Tuesday Aug 23 2022

The desperation of the anti-Imran forces

Pakistan Tehreek e Insaf Chairman Imran Khan — Geo.tv
Pakistan Tehreek e Insaf Chairman Imran Khan — Geo.tv

I began writing this week’s column a few weeks ago, and the topic was desperation. I will get to the original subject matter, but there is a more urgent desperation than the treadmill of mainstream Pakistani politics that I hope readers will think about, work on, and contribute to.

This year’s pre-monsoon and monsoon rainfall have been devastating. On average, over the last 30 years, Pakistan receives 125.3 mm of rainfall during the monsoons each year. 

This year, the country has received 329.5 mm to date – an increase of 163%. Balochistan and Sindh have endured the worst of it. Balochistan’s 30-year average rainfall for this season is 57.5 mm. This year so far, it has seen 264.8 mm (an increase of 360%). 

Sindh’s thirty-year average is 115.6 mm. This year it has already received 552.3 mm. These numbers are not normal, and yet they are.

No country has the capacity to manage this kind of natural disaster, and yet, every country on the planet – and especially uber-vulnerable countries like Pakistan – should be obsessed with climate change mitigation and adaptation. 

The progress Pakistan has made on these issues is not nothing; both the previous PTI government and the current ruling PDM government have appointed knowledgeable and sophisticated leaders (Malik Amin Aslam for the PTI, Ambassador Sherry Rehman of the PPP for the PDM) to run the climate change ministry.

The National Disaster Management Authority is far from perfect but has come a long way in preparing for the impact of climate-prompted events. 

Overall, however, the country has light years to go. 

The saddest and most tragic manifestation of this gap? As of August 21, 2022, around 288 children were among the 777 fatalities claimed by the pre-monsoon and monsoon flooding this year in Pakistan. This kind of desperate tragedy is what should be informing and driving both the public discourse and the decision-making of the most powerful people in Pakistan.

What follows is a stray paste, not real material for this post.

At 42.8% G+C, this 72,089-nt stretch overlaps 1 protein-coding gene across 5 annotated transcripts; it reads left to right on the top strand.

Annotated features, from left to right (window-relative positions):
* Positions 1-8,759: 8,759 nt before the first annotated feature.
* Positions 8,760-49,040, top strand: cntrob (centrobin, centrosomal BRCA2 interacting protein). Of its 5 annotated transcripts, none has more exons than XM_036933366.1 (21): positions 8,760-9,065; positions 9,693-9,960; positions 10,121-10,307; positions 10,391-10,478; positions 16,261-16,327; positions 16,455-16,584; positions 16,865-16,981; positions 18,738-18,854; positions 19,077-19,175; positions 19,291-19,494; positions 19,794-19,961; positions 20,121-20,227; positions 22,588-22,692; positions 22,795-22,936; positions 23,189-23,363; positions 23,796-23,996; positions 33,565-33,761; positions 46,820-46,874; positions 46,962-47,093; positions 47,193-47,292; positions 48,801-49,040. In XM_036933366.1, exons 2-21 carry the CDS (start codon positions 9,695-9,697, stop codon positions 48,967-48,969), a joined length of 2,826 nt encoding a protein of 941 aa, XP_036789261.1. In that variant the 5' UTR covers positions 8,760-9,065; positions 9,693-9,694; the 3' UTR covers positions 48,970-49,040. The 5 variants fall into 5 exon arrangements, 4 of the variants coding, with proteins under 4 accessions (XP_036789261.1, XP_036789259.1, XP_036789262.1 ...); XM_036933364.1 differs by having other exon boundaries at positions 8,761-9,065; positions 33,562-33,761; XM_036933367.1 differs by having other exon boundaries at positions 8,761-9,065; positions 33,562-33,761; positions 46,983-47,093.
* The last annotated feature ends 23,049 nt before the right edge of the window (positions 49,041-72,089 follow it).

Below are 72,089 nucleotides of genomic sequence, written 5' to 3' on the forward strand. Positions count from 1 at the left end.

Sadly, it is not. The desperation on display is decidedly of a different kind.

It is hard to ignore the desperation of the anti-Imran Khan forces in the country. Imran Khan owns the political landscape in Pakistan today in a manner that is hard to draw parallels to. 

As an organic leader of the people, Shaheed Mohtarma Benazir Bhutto stands alone. Like Shaheed Zulfikar Ali Bhutto Khan and Nawaz Sharif, Kaptaan Sahib must bear the permanent burden of having been nursed into the enviable political position that he is in – but make no mistake: there is no Pakistani alive today that wields more legitimate political power than Imran Khan. That is why the powerful high command is so desperate. And it is why Pakistan is in desperate trouble.

Banning Imran Khan from television, slapping the anti-terrorist legislation against him for yet another wild speech, torturing his chief of staff, and decertifying the most openly pro-Imran Khan news network are all acts of desperation. 

The enactment of the Vote of No Confidence – an otherwise perfectly legitimate legislative device to assess the credibility of a prime minister in a democracy – was also an act of desperation. And the primary lesson that this desperation should have taught the Pakistani uber system is that desperation is what Imran Khan feeds on. 

He gets bolder, bigger, and better, and more dangerous with each act of desperation that seeks to contain him and cut him down to size.

Is this some kind of magic? Not really. Imran Khan speaks for hours on end, harps on the same message, and delivers it with more singular authenticity than the entirety of the rather large mass of national leaders that are aligned against him and his PTI. Khan has a clear message, delivers it consistently and coherently, and manages, despite evidence to the contrary – with seeming courage and fearlessness that neither boomers, nor Gen X, nor millennials, nor Gen Z can resist.

The "youth" appeal of Imran Khan is, of course, on-brand and remains so, but Khan has come to represent a fundamentally more profound cross-Pakistan and cross-Pakistani ethos: Pakistanis that are tired of the status quo.